TIL that there are Killer Whales in waters off the coast of the Northern Territory. Which, in and of itself, is pretty dang cool. But then along comes this story and amps the neat factor up to eleven.
Luke Burton, a humble bloke with a boat and a penchant for fishing, happened upon the largest pod of Orcas ever spotted in the tropical waters off Australia’s northern coast. Better still, owing to it being 2015 and deep in the technological age, he had a pretty shithot camera on board with him and managed to take some fairly incredible footage.
The vision has stunned scientists, with the confirmed sighting being only the fourth time Orcas have been spotted in the region in the past two years – and more to that, the size of this pod was far larger than the previous pods of six that have been recorded.
Carol Palmer, a senior scientist at the Department of Land Resource Management, stated that the pod was likely a migratory family of animals that differs slightly in behaviour from normal Orca movement patterns.
“Potentially the ones in the Northern Territory, or the ones that we are getting across Northern Australia – because these guys probably travel from Queensland to WA I would say – is that they are sort of a genetically distinct population from the ocean-going ones.”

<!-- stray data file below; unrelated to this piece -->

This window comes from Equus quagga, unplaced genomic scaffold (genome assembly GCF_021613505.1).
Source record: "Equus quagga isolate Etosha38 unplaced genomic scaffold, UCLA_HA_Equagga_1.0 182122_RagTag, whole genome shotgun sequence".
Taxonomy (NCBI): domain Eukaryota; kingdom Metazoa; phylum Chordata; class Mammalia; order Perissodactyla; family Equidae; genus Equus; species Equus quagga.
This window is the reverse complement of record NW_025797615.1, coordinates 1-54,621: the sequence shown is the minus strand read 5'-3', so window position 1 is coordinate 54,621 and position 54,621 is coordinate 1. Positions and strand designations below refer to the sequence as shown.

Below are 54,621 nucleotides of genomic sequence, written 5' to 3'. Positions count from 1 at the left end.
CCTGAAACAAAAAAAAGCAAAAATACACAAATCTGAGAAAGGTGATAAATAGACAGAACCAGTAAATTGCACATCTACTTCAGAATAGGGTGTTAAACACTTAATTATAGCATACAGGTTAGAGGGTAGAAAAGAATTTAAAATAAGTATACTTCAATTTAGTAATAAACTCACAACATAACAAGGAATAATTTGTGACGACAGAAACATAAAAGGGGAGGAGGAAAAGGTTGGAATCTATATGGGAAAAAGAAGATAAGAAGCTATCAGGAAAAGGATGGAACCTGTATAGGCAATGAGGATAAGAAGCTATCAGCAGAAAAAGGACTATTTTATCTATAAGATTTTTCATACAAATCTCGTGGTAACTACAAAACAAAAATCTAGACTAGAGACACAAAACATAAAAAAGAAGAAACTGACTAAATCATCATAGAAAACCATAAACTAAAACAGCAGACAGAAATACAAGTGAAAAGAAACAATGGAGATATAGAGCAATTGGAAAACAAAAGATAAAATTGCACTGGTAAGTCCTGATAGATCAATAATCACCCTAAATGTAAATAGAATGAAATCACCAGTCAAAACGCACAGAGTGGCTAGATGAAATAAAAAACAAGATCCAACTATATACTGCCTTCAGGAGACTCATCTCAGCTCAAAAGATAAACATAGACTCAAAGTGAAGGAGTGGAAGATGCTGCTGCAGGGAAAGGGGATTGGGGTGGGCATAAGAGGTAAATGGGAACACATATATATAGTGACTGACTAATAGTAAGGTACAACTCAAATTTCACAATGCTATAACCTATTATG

Meanwhile, Luke explained that he saw fins in the distance while on a fishing trip and drove the boat closer to investigate.
“She was pretty exciting, it got your blood pumping a bit. A bit of adrenalin. Even when they were next to boat we couldn’t really believe it. The smaller ones would’ve been at least two metres long and the larger ones were getting up to six or eight metres I reckon.”
Even better still, the footage shows a Bottlenose Dolphin frolicking with the pod at one point. Dolphins and whales being pals! Animal mates! THIS IS THE CUTEST THING EVER.
If you happen to be out and about on the waters of Northern Australia and come across a pod of Killer Whales like this one, it’s incredibly important you contact Marine WildWatch on 1800 453 941 so their position can be recorded.
via ABC News.